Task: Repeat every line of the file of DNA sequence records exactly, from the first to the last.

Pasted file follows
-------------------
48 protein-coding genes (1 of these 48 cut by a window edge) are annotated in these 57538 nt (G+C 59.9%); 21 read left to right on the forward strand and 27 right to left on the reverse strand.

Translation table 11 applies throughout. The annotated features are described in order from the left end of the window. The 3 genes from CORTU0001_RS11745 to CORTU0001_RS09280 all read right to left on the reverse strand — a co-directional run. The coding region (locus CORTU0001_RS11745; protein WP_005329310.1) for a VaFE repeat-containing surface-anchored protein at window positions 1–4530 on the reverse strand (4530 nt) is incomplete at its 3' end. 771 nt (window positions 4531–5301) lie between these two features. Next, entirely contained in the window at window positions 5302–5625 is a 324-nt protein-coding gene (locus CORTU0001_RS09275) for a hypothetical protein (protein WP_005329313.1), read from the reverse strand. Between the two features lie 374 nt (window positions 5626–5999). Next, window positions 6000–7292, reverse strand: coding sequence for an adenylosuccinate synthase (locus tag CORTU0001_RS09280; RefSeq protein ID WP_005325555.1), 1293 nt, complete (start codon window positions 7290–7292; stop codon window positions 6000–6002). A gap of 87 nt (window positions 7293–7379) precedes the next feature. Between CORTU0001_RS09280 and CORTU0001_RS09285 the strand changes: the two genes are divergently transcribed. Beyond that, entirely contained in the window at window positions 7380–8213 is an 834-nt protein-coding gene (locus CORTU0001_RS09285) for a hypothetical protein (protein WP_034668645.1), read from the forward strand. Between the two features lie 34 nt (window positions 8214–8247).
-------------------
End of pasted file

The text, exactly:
48 protein-coding genes (1 of these 48 cut by a window edge) are annotated in these 57538 nt (G+C 59.9%); 21 read left to right on the forward strand and 27 right to left on the reverse strand.

Translation table 11 applies throughout. The annotated features are described in order from the left end of the window. The 3 genes from CORTU0001_RS11745 to CORTU0001_RS09280 all read right to left on the reverse strand — a co-directional run. The coding region (locus CORTU0001_RS11745; protein WP_005329310.1) for a VaFE repeat-containing surface-anchored protein at window positions 1–4530 on the reverse strand (4530 nt) is incomplete at its 3' end. 771 nt (window positions 4531–5301) lie between these two features. Next, entirely contained in the window at window positions 5302–5625 is a 324-nt protein-coding gene (locus CORTU0001_RS09275) for a hypothetical protein (protein WP_005329313.1), read from the reverse strand. Between the two features lie 374 nt (window positions 5626–5999). Next, window positions 6000–7292, reverse strand: coding sequence for an adenylosuccinate synthase (locus tag CORTU0001_RS09280; RefSeq protein ID WP_005325555.1), 1293 nt, complete (start codon window positions 7290–7292; stop codon window positions 6000–6002). A gap of 87 nt (window positions 7293–7379) precedes the next feature. Between CORTU0001_RS09280 and CORTU0001_RS09285 the strand changes: the two genes are divergently transcribed. Beyond that, entirely contained in the window at window positions 7380–8213 is an 834-nt protein-coding gene (locus CORTU0001_RS09285) for a hypothetical protein (protein WP_034668645.1), read from the forward strand. Between the two features lie 34 nt (window positions 8214–8247).